More than half of the world’s computers use pirated software as reported by the Business Software Alliance (BSA) in the BSA Global Software Piracy Study.
BSA has reported that about 57% of computer users are using pirated software worthy $63.4 billion in 2011. This commercial value of the software is more than the 2010’s value, when the value was about $58.8 billion.
[hana-code-insert name=’StumbleUpon’ /][hana-code-insert name=’Reddit’ /]“If 57 percent of consumers admitted they shoplift, authorities would react by increasing police patrols and penalties. Software piracy demands a similarly forceful response — concerted public education and vigorous law enforcement,” said BSA President and CEO Robert Holleyman.
According to the report, the piracy is more in the developing markets as compare to the developed countries i.e. 68% to 24% on average. It has been thought that the increased shipment of the PCs and about four times more pirated software installation per new PC by the users cause the increase in the cost of software over the previous year.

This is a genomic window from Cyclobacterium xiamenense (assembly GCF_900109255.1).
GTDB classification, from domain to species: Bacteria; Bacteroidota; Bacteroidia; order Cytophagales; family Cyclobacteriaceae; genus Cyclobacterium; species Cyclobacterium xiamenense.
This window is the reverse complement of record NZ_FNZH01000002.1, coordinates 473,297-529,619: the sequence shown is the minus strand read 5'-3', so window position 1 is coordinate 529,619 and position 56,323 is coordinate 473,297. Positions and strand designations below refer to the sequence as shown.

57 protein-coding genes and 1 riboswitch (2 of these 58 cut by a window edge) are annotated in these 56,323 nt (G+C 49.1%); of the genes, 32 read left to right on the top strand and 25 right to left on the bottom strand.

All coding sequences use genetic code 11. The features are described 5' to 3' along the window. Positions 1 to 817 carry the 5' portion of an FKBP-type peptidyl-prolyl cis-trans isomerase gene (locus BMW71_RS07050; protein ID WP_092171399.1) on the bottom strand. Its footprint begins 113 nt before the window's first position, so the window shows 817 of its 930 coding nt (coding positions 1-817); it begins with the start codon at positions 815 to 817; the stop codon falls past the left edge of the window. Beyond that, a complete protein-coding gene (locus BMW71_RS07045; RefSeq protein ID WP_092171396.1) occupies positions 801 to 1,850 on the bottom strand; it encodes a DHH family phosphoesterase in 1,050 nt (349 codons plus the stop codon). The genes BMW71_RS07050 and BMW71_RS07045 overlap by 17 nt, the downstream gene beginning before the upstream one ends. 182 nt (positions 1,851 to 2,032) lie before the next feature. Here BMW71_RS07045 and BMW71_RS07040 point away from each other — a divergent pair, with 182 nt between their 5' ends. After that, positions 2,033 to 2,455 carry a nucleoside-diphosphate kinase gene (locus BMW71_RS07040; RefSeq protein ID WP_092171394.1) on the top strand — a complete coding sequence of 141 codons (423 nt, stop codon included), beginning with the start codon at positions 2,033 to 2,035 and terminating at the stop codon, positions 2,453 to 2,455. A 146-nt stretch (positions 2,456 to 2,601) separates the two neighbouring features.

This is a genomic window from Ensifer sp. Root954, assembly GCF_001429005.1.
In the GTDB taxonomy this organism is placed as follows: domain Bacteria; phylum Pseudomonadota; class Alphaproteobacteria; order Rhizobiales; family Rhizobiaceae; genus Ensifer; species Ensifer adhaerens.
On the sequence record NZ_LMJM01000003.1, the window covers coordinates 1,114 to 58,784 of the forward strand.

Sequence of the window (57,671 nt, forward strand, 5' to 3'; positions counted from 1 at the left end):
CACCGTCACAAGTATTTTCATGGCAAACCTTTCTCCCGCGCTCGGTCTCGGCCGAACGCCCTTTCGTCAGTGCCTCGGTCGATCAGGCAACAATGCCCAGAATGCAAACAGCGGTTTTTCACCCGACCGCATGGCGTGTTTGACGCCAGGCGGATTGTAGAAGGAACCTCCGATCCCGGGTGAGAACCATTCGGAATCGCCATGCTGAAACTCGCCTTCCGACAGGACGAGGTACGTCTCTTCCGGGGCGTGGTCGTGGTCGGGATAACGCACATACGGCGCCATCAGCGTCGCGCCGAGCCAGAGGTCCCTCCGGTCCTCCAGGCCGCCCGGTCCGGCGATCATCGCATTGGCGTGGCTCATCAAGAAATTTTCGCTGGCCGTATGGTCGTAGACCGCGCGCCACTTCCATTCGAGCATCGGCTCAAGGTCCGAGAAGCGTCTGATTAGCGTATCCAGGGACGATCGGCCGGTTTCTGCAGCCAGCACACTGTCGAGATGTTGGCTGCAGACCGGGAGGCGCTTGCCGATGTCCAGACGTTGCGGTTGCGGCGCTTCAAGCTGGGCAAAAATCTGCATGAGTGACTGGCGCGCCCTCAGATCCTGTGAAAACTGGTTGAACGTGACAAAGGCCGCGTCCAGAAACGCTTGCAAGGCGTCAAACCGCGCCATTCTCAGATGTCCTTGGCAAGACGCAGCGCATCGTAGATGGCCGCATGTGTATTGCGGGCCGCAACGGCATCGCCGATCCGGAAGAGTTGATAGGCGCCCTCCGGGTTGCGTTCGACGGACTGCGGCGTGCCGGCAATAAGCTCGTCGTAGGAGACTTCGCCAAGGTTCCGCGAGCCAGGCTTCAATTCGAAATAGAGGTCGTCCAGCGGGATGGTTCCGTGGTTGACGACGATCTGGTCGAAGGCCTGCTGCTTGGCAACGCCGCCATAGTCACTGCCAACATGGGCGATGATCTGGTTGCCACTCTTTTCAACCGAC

Most of the young and male software users get the pirated copies making more than double the users from the emerging markets than the developed nations i.e. 38% to 15%.
“IP theft is a global economic drain, stifling not only IT innovation, but job creation across all sectors of the economy,” said BSA Senior Vice President of Anti-Piracy Jodie Kelley. “Governments, especially in emerging markets where most of the theft is taking place, must take steps to modernize their IP laws and expand enforcement efforts to ensure that those who pirate software face real consequences.”